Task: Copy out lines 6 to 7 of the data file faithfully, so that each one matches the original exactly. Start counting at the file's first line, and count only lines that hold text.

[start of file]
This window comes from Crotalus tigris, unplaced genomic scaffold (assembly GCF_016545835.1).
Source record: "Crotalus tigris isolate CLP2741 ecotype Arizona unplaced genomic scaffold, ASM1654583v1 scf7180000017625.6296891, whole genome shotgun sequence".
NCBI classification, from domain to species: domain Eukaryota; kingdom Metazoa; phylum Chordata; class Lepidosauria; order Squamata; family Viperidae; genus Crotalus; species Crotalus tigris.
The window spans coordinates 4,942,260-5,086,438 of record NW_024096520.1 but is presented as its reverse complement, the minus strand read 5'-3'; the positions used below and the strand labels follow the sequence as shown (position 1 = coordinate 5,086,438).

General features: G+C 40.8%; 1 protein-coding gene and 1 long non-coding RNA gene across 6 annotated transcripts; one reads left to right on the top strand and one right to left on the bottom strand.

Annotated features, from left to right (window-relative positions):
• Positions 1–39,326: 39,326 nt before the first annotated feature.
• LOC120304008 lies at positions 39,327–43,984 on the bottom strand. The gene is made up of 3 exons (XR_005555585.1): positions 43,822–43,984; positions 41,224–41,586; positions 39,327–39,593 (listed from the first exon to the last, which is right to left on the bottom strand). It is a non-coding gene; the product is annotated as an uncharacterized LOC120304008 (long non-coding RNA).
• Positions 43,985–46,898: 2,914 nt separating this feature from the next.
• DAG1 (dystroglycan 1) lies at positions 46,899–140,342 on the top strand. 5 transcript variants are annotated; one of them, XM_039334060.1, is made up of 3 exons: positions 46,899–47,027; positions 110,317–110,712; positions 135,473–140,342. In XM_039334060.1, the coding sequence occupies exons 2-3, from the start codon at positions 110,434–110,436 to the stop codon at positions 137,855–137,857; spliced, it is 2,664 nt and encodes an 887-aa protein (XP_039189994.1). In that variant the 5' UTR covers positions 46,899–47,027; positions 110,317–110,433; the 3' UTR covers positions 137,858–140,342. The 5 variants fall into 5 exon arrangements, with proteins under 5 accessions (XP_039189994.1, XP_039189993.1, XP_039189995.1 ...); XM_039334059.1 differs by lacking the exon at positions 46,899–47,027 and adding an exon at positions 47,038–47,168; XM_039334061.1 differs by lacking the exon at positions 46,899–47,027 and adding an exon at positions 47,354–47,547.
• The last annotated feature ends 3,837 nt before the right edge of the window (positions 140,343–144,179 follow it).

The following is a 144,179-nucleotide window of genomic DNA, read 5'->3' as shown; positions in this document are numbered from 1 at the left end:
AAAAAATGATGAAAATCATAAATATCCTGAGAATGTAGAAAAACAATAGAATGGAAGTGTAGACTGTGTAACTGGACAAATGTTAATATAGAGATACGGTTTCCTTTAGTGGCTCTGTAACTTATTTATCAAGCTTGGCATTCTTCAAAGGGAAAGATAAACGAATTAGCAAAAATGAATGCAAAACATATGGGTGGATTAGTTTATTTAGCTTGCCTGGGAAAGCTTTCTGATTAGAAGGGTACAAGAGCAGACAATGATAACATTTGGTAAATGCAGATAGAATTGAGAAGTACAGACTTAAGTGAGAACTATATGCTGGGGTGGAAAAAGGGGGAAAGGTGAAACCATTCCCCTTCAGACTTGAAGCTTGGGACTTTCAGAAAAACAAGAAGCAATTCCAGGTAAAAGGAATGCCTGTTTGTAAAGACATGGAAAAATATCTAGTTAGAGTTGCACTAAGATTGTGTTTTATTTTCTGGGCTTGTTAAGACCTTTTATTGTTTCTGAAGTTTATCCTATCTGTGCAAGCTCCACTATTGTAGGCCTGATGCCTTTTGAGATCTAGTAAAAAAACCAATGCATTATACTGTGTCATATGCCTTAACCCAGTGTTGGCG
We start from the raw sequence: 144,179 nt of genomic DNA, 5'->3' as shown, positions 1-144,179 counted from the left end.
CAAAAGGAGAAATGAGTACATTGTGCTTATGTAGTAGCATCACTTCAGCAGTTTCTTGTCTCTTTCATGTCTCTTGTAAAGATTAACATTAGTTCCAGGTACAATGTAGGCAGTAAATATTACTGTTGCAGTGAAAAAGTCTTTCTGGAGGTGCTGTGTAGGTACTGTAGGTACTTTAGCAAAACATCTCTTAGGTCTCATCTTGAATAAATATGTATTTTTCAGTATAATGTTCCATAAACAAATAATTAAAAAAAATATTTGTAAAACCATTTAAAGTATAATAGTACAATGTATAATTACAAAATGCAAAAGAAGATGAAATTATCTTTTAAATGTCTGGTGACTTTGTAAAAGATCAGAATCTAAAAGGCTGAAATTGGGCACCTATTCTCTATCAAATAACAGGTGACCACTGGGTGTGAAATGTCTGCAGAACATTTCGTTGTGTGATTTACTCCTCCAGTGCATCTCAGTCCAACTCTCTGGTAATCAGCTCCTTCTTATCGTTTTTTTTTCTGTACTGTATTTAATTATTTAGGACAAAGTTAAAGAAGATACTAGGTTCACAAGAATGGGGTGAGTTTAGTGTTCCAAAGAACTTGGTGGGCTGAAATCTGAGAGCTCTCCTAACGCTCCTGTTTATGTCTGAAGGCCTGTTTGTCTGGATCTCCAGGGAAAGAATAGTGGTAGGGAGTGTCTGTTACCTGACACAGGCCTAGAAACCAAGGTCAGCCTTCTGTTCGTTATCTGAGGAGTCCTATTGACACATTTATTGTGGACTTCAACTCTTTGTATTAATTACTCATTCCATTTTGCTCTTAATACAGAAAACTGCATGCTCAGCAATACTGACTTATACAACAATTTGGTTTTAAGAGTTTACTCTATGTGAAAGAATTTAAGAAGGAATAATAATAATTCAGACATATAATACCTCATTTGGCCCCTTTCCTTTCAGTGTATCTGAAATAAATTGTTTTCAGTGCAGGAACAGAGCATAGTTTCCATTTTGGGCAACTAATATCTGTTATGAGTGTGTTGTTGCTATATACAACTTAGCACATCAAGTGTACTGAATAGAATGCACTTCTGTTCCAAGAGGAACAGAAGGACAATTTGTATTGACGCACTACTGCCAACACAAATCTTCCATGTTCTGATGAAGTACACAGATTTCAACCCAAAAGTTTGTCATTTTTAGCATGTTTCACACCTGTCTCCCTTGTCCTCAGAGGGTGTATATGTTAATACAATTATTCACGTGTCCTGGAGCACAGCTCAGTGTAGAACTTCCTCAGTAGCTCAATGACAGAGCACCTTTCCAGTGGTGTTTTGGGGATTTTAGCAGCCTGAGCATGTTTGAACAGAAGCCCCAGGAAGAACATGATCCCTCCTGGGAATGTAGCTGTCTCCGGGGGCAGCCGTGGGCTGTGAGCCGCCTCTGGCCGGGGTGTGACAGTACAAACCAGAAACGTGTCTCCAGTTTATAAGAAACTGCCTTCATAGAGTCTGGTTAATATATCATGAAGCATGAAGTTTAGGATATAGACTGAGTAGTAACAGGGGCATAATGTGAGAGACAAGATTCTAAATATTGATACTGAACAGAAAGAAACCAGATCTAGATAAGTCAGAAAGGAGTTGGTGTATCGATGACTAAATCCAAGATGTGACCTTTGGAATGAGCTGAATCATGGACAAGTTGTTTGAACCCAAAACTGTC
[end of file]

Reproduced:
Annotated features, from left to right (window-relative positions):
• Positions 1–39,326: 39,326 nt before the first annotated feature.